Investors can profit by holding REIT shares and receiving regular cash flow. The yield, often higher than with other stocks, can provide income for reinvestment.

Source: Centuria Office REIT distributions

Capital Appreciation

As the value of underlying real estate properties appreciates, the share prices of REITs may also rise. Investors can profit through capital gains when selling shares at a higher price than the purchase price.

Goodman Group, for example, benefits from high occupancy and positive rental growth, but also from funds management and new project developments.

Source: (as of October 31, 2023)

Profits can also be tied to broader economic trends. For instance, Scentre Group's value growth may be influenced by consumer spending and economic conditions. As the economy grows, retail REITs can experience increased tenant demand and rising rental income.

Methods of Assessing REITs Before Investing

Assessing REITs before investing is crucial for investors, and it requires a thorough evaluation of various factors. We're using Goodman and Scentre as examples to examine the key methods for assessing REITs:

Property portfolio analysis:

Examine the quality, location, and diversification of the REIT's property holdings. In the case of Goodman, assess the locations and types of industrial properties, their occupancy rates, and the quality of tenants. Evaluate the potential for rental income and property value appreciation.

Source: Goodman FY23 Results presentation

Financial Performance:

Review financial metrics, including Funds From Operations (FFO), net asset value (NAV), and debt levels. This analysis provides insights into the REIT's financial health. For Scentre, understanding its FFO growth and NAV helps gauge its financial strength.

Source: Scentre Group Half-Year Results Presentation

Dividend Yield and History:

Evaluate the REIT's yield and its history of payments. For investors seeking income, consistent and growing distributions are vital. Assess whether the yield is competitive and sustainable based on the REIT's cash flow and payout ratio.

Source: Simply Wall St

Market and Economic Factors:

Consider the current and anticipated market conditions, economic trends, and industry-specific factors. Analyse how external forces can impact the REIT's performance. For instance, in the context of Scentre, understanding trends in leasing agreements is crucial.

Source: Scentre Group Half-Year Results presentation

Risk Assessment:

Identify and assess risks associated with the REIT, such as interest rate sensitivity, market volatility, and economic factors.

Determine how these risks may affect rental income and property values. More specifically, how the REIT is hedging against the high-interest rate and whether it is aligned with the economic outlook.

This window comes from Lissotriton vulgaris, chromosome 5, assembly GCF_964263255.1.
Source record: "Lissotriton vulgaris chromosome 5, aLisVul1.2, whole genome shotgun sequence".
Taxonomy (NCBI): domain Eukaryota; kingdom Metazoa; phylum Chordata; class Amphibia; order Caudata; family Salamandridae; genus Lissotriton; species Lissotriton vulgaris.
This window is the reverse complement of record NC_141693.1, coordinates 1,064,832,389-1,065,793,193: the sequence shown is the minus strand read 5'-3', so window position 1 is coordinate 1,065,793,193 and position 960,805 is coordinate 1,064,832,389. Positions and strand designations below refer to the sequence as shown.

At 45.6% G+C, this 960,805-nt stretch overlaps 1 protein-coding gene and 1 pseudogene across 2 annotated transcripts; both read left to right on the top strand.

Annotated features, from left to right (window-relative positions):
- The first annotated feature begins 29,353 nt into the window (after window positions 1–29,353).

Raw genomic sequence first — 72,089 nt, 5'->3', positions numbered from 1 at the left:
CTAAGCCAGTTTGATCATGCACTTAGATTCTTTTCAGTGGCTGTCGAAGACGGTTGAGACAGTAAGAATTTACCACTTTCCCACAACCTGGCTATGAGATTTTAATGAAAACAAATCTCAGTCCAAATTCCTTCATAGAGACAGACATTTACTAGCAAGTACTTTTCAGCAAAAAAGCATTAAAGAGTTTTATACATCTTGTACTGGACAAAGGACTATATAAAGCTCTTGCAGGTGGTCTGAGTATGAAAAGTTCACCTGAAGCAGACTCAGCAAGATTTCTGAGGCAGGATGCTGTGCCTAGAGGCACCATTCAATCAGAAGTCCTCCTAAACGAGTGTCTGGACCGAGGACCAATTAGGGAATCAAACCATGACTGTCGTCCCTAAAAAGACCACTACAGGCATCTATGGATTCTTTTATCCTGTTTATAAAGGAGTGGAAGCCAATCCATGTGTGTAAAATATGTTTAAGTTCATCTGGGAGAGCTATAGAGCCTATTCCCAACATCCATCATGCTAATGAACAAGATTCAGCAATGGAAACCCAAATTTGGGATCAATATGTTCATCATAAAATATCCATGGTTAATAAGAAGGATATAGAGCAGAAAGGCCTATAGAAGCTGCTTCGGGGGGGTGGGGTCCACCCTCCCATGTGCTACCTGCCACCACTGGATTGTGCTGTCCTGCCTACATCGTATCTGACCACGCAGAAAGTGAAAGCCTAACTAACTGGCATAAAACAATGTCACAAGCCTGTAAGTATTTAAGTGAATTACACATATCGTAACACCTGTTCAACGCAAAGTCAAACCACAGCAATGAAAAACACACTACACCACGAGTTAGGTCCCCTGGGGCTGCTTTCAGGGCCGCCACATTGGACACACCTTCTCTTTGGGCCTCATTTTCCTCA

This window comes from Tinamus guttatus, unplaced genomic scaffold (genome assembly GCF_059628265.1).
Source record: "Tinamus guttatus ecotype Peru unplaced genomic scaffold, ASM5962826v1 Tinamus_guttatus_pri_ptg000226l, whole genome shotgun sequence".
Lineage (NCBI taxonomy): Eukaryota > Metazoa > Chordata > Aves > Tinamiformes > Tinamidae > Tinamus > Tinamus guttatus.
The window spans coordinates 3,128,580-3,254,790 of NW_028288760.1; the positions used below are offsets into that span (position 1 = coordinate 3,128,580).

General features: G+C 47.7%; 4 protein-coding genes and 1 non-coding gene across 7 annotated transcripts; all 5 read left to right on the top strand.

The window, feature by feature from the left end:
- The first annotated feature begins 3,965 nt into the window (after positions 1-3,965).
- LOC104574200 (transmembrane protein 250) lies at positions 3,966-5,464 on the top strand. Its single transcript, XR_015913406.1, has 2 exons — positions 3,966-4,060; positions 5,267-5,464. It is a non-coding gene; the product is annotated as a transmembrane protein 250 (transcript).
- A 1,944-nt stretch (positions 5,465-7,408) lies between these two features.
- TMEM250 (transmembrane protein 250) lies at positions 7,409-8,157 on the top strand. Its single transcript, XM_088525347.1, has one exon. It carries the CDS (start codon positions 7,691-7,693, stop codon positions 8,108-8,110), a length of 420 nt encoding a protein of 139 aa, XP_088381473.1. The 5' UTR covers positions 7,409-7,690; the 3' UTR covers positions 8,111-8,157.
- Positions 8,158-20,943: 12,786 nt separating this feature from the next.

Source: Scentre Group Half-Year Results presentation

Source: Deloitte

Growth Strategies:

Investigate the REIT's growth strategies, including plans for acquisitions, developments, and geographical expansion. For instance, in the case of Goodman, understanding its property development and portfolio growth initiatives is key.

Source: Goodman FY23 Results presentation

Performance Analysis of A-REITs

Being a leverage game, a key fundamental in evaluating the quality of REITs is not the level of debt but how effectively the REIT is managing its debt.

Having said so, the sector is globally under pressure (mostly trading at discounted values) as investors worry about the consequences of higher-for-longer interest rates and government bond yields which reduce asset values, increase the costs for servicing debt and weigh on economic activity generally.

During the inflationary environment (started in June 2020), the A-REIT sector (XPJ) was outperforming the market (ASX200); however, once interest rates started to increase (under RBA tightening), the sector underperformed the market.

Similarly, the underperformance of Scentre (+13%) against Goodman (+41%) can at least partially be explained by the decisive difference in debt-to-equity ratios.

Source: Simply Wall St


In conclusion, A-REITs offer a versatile and accessible means of investing in the local and the global real estate market. The sector provides diversification, liquidity, and consistent income, but investors must be mindful of market volatility, specific risks, and tax considerations.

Most importantly: A-REITs are subjected to broader economic trends as well as the rise and fall in bond yields, and financial conditions generally.